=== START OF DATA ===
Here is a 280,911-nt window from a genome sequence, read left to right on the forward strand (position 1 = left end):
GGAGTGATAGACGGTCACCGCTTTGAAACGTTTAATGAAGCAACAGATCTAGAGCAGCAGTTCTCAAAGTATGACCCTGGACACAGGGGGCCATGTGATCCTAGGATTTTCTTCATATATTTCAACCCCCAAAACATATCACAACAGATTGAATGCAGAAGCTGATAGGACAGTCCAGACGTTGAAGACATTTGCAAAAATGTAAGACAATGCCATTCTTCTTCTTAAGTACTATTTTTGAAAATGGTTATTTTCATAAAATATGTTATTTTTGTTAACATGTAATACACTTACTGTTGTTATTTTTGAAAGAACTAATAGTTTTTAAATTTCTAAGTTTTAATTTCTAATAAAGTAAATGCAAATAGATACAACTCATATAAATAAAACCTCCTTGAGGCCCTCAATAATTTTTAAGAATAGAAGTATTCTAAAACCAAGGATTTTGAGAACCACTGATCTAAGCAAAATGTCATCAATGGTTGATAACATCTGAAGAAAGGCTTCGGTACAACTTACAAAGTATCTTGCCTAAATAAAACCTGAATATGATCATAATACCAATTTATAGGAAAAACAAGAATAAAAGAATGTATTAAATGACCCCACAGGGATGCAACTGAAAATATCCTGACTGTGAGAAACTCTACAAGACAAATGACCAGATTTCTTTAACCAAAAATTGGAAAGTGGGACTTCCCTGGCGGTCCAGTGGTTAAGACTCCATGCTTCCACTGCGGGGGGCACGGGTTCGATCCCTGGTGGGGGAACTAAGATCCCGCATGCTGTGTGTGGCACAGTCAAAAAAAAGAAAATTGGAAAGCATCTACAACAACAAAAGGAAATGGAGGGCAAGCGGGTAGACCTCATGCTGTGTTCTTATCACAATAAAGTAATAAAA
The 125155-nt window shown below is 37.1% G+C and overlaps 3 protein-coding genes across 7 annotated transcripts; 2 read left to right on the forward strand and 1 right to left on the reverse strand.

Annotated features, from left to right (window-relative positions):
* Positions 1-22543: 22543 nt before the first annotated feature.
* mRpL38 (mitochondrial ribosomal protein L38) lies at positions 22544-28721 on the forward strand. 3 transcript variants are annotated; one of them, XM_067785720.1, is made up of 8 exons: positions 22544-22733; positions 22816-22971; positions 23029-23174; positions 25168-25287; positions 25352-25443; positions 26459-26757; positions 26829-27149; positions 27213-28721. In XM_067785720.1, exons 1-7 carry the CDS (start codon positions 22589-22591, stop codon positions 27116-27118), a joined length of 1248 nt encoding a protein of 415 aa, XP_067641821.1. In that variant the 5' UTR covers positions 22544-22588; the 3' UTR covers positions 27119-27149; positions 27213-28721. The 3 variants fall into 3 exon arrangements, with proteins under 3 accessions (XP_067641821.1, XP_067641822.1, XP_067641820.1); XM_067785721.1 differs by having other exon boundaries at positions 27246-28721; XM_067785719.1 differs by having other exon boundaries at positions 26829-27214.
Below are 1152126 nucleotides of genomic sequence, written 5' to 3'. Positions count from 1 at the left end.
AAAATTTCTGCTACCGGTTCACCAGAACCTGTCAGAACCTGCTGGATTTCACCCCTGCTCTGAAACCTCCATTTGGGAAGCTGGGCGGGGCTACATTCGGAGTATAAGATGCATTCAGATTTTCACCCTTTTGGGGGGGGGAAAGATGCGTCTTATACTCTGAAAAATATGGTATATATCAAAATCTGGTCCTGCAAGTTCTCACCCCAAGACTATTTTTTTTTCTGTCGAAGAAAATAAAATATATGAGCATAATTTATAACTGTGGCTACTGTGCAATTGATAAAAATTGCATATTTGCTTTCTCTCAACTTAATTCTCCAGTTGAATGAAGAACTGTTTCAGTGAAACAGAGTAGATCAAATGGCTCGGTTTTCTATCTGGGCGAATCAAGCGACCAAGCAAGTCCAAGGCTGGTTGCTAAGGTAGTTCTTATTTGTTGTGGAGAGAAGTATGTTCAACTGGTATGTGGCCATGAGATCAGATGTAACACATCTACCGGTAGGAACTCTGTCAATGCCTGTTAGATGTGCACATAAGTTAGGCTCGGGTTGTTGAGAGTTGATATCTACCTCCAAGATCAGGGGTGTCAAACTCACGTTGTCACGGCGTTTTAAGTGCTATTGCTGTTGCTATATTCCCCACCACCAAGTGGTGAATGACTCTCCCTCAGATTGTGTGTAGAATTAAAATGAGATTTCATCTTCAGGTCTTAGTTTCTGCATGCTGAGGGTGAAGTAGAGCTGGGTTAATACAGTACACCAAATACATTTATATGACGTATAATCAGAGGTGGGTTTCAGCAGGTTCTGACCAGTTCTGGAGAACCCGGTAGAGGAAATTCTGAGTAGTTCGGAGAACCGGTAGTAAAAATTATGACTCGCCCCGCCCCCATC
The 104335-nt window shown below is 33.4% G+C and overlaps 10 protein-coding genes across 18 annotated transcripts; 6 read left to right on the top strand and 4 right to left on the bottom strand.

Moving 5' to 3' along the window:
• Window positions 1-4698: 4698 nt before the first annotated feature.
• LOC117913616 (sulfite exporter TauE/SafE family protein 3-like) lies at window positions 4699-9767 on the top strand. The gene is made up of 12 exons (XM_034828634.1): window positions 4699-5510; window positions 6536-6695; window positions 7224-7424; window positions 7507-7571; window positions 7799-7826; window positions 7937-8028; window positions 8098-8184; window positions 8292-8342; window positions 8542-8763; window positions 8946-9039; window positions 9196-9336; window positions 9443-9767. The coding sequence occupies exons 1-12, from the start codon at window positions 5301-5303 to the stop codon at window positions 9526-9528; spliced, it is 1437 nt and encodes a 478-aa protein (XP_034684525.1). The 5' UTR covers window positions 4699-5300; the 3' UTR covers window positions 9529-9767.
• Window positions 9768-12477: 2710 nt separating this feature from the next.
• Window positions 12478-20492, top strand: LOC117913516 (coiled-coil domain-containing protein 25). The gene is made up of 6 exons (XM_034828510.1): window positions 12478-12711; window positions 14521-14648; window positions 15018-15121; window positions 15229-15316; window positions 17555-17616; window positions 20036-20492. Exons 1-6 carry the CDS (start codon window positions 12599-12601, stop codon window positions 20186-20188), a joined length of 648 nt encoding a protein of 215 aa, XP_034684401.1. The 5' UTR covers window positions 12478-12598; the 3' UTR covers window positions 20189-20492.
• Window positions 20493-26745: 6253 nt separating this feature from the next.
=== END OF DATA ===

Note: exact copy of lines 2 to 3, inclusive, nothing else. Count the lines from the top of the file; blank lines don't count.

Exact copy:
GGAGTGATAGACGGTCACCGCTTTGAAACGTTTAATGAAGCAACAGATCTAGAGCAGCAGTTCTCAAAGTATGACCCTGGACACAGGGGGCCATGTGATCCTAGGATTTTCTTCATATATTTCAACCCCCAAAACATATCACAACAGATTGAATGCAGAAGCTGATAGGACAGTCCAGACGTTGAAGACATTTGCAAAAATGTAAGACAATGCCATTCTTCTTCTTAAGTACTATTTTTGAAAATGGTTATTTTCATAAAATATGTTATTTTTGTTAACATGTAATACACTTACTGTTGTTATTTTTGAAAGAACTAATAGTTTTTAAATTTCTAAGTTTTAATTTCTAATAAAGTAAATGCAAATAGATACAACTCATATAAATAAAACCTCCTTGAGGCCCTCAATAATTTTTAAGAATAGAAGTATTCTAAAACCAAGGATTTTGAGAACCACTGATCTAAGCAAAATGTCATCAATGGTTGATAACATCTGAAGAAAGGCTTCGGTACAACTTACAAAGTATCTTGCCTAAATAAAACCTGAATATGATCATAATACCAATTTATAGGAAAAACAAGAATAAAAGAATGTATTAAATGACCCCACAGGGATGCAACTGAAAATATCCTGACTGTGAGAAACTCTACAAGACAAATGACCAGATTTCTTTAACCAAAAATTGGAAAGTGGGACTTCCCTGGCGGTCCAGTGGTTAAGACTCCATGCTTCCACTGCGGGGGGCACGGGTTCGATCCCTGGTGGGGGAACTAAGATCCCGCATGCTGTGTGTGGCACAGTCAAAAAAAAGAAAATTGGAAAGCATCTACAACAACAAAAGGAAATGGAGGGCAAGCGGGTAGACCTCATGCTGTGTTCTTATCACAATAAAGTAATAAAA
The 125155-nt window shown below is 37.1% G+C and overlaps 3 protein-coding genes across 7 annotated transcripts; 2 read left to right on the forward strand and 1 right to left on the reverse strand.